map and acquainted ourselves with the landmarks
in this part of the Sierra — from El Capitan,
up the remote Tenaya Canyon past Clouds Rest
to Cathedral Peak and Mount Hoffman. Turning
south, there’s Mount Starr King, the Illilouette
Creek basin, and to the southeast the Clark
Range. To the east is Moraine Dome and, behind
it, Mount Florence.
We settled against a dresser-sized
chunk of granite to eat lunch while people-watching
and shooing away a persistent marmot (did this
oversized rodent utilize the cable route to
procure his territory?). It was a mostly college-age
crowd that was gathering, and several different
languages were being spoken. Not wanting to
postpone sharing their feat, many were talking
and sending photos on cell phones.
As it approached midday, the horde
was quickly multiplying, so we packed up and
continued our tour of the summit area. It is
reportedly the size of 17 football fields, so
there is plenty to explore.
Just west of the dome’s highest
point, there are exfoliated slabs that extend
off the main rock, and we stood on this lip
— unofficially called “The Visor”
— to pose for photos with Yosemite Valley
in the background and far below. From here,
hikers can also look back toward the main summit
for a close-up view of the famous north face
of Half Dome.
Next, we walked to Half Dome’s
less-crowded west side, which the map calls
the Diving Board. This is where one notices
the great expanse of granite that is Half Dome.
From the dome’s high point
to the far end of the Diving Board it is about
a quarter-mile walk at a slight decline. There
are blocks of granite lying atop the solid white
rock that is Half Dome, some that settled in
their resting places by nature’s forces
while others are stacked like snowmen by hikers.
When heading in this direction, the obvious
turnaround point is when the rock becomes forebodingly
It was after 1 p.m. when we headed
back to the cables. Whereas our ascent included
just a handful of people along the route, the
descent was going to be high-country congestion
as rush hour to the summit was in full swing.
The climb up did not frighten me,
but on the way down I gripped the cables much
tighter, so much so that I wore off the top
layer of my gloves. I concentrated on standing
straight and fought my natural inclination to
lean back, just to make sure that my feet wouldn’t
slip out from under me.
There was a steady line of people
coming toward us, most who didn’t mind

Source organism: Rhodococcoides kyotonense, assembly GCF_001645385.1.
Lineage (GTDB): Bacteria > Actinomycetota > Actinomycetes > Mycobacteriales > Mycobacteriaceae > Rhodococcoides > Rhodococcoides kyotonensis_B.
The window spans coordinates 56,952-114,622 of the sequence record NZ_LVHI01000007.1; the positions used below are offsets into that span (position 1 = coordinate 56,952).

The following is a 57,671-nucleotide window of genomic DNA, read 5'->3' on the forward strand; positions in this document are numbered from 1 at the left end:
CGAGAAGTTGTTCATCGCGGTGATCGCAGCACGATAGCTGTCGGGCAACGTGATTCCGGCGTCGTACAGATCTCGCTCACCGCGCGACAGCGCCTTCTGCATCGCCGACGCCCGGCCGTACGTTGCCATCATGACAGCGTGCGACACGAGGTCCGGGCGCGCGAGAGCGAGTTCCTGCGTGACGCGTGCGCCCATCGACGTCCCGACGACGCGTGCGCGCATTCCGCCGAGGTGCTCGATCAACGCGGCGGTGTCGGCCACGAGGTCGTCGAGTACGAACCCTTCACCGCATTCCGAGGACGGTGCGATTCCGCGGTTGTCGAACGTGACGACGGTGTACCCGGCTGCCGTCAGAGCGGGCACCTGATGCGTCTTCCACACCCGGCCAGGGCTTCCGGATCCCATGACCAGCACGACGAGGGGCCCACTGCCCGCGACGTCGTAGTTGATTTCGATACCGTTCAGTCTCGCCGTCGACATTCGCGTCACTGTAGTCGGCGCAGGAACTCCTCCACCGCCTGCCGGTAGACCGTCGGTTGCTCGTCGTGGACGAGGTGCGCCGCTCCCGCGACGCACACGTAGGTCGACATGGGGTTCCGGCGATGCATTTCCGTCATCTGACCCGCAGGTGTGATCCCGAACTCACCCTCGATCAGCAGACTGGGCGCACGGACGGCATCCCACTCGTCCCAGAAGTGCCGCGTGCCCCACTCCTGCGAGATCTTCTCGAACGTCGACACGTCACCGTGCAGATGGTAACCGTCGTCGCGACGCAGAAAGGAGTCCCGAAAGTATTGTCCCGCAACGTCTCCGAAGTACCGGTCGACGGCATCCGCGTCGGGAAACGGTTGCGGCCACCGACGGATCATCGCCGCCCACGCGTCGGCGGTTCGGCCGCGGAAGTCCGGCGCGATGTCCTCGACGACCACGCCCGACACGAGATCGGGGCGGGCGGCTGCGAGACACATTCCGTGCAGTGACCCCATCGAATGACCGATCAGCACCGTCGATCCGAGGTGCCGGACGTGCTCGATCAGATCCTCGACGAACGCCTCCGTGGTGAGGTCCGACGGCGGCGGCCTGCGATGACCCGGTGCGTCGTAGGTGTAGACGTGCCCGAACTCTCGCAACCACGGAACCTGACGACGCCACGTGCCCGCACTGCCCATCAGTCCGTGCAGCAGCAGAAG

stopping to take a breather while we passed.
Some people were chatty and happy, others were
tense and trembling.
When I was about 100 feet from
the bottom of the cables, I twisted to let a
hiker go by, which caused my backpack to rest
on the cable and forced a half-full, quart-sized,
plastic water bottle from its pocket. To my
dismay, it started bouncing down the rock face
on the outside of the cables. There were several
people below me, all heading uphill. I yelled,
“Heads up!” and most stopped to
watch the bottle performing its acrobatics.
It would hit the rock, fly into
the air, and bounce again. It could have soared
off the south side of the rock at this point
but instead crossed to the north side of the
cables and headed toward a drop-off that would
propel it directly down to the valley floor.
Instead, something incredible happened.
The bottle went airborne one more time and perfectly
stuck its landing in the pile of gloves at the
base of the cables. It was quite entertaining
for all who watched.
By the time I climbed down to retrieve it, any
witnesses were up on the cables, so I quickly
snapped a photo of the upright bottle at its
landing site, surreptitiously put it back in
my pack, and kept hiking.
Just beyond the crowded cables,
there were more than 50 people seated on the
nearby rock crest contemplating whether to climb
or not to climb. A few dozen were members of
the Cal women’s crew team. As we continued
descending, we met more team members valiantly
attempting to complete the hike.
Below the granite steps, meeting
up again almost exactly where I had left him,
was the East Coast man with whom I had hiked
for awhile on the way up. The altitude won that
day and he didn’t make it to the top,
but his wife did, he said, who was climbing
Half Dome to celebrate her 50th birthday.
Wow! What are the odds of that?
I, too, was climbing Half Dome in honor of my
50th. They were in touch by walkie-talkie, so
he knew she was close. I waited to meet her,
two 50-year-olds from opposite sides of the
country who chose to spend their birthdays at
the same place and the same time.
Just before reaching Little Yosemite
Valley, we stopped to watch a young brown bear
dig for grubs in a log. He was oblivious —
a little too much so — to the growing
throng that was gathering to watch him.
Continuing on, we met up with the
captain of the Berkeley crew team who was one
of the first of her group to Half Dome and was
now on her way back. She explained that the
team embarks on this hike every year as a bonding
exercise. They leave Berkeley on charter buses
in the early morning and arrive in Yosemite
Valley to hit the trail by about 8 a.m. They
are to make the bottom of the cables or turn
around by 1:30 p.m.
They are back in Berkeley later
that night. That’s quite a 24-hour adventure
for these young women, many who had never before
spent time in the mountains.
Farther down the trail, we stopped
to talk with two rangers in Little Yosemite
Valley who happened to be tracking the same
bear we had just been watching. At Nevada Fall,
we again opted to stay on the John Muir Trail
rather than take the shorter, people-packed
We arrived back at our campsite
at 5 p.m., just in time for happy hour. We toasted
another memorable day in the Sierra.